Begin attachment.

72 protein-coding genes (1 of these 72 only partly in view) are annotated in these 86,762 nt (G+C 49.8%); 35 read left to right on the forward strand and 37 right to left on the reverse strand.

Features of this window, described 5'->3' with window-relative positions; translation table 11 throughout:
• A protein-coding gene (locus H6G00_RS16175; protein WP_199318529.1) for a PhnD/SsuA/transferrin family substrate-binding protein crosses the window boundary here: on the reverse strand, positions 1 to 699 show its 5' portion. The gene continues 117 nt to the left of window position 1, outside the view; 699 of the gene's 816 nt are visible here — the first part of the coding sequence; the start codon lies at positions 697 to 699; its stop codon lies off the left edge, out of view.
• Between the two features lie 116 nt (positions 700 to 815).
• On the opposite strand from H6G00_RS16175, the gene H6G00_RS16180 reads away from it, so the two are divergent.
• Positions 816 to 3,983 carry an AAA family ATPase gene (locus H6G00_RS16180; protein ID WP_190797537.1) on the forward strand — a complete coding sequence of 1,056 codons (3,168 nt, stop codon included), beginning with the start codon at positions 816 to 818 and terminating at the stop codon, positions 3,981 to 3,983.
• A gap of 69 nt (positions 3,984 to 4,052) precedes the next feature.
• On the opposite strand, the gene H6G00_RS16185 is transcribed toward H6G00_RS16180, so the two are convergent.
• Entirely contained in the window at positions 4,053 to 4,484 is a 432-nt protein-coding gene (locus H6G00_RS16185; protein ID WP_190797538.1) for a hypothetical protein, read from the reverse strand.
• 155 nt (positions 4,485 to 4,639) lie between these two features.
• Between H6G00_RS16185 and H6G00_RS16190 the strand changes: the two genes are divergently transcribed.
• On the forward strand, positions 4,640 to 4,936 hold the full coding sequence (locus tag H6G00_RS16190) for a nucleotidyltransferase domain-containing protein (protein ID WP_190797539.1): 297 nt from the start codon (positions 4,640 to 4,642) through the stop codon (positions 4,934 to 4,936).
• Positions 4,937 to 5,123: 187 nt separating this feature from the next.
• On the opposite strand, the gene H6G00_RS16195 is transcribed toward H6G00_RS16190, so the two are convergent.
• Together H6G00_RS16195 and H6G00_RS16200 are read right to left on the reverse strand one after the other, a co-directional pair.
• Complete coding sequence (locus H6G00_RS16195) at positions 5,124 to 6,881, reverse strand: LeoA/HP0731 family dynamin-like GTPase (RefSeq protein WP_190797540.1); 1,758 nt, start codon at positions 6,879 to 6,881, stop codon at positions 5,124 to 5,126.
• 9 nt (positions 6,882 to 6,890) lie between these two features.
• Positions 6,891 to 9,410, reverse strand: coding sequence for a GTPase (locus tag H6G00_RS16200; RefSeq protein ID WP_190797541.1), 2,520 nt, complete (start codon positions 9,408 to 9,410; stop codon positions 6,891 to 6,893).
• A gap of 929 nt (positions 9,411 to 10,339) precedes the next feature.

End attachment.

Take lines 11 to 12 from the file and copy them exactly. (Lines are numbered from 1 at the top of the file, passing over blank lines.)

• Between H6G00_RS16185 and H6G00_RS16190 the strand changes: the two genes are divergently transcribed.
• On the forward strand, positions 4,640 to 4,936 hold the full coding sequence (locus tag H6G00_RS16190) for a nucleotidyltransferase domain-containing protein (protein ID WP_190797539.1): 297 nt from the start codon (positions 4,640 to 4,642) through the stop codon (positions 4,934 to 4,936).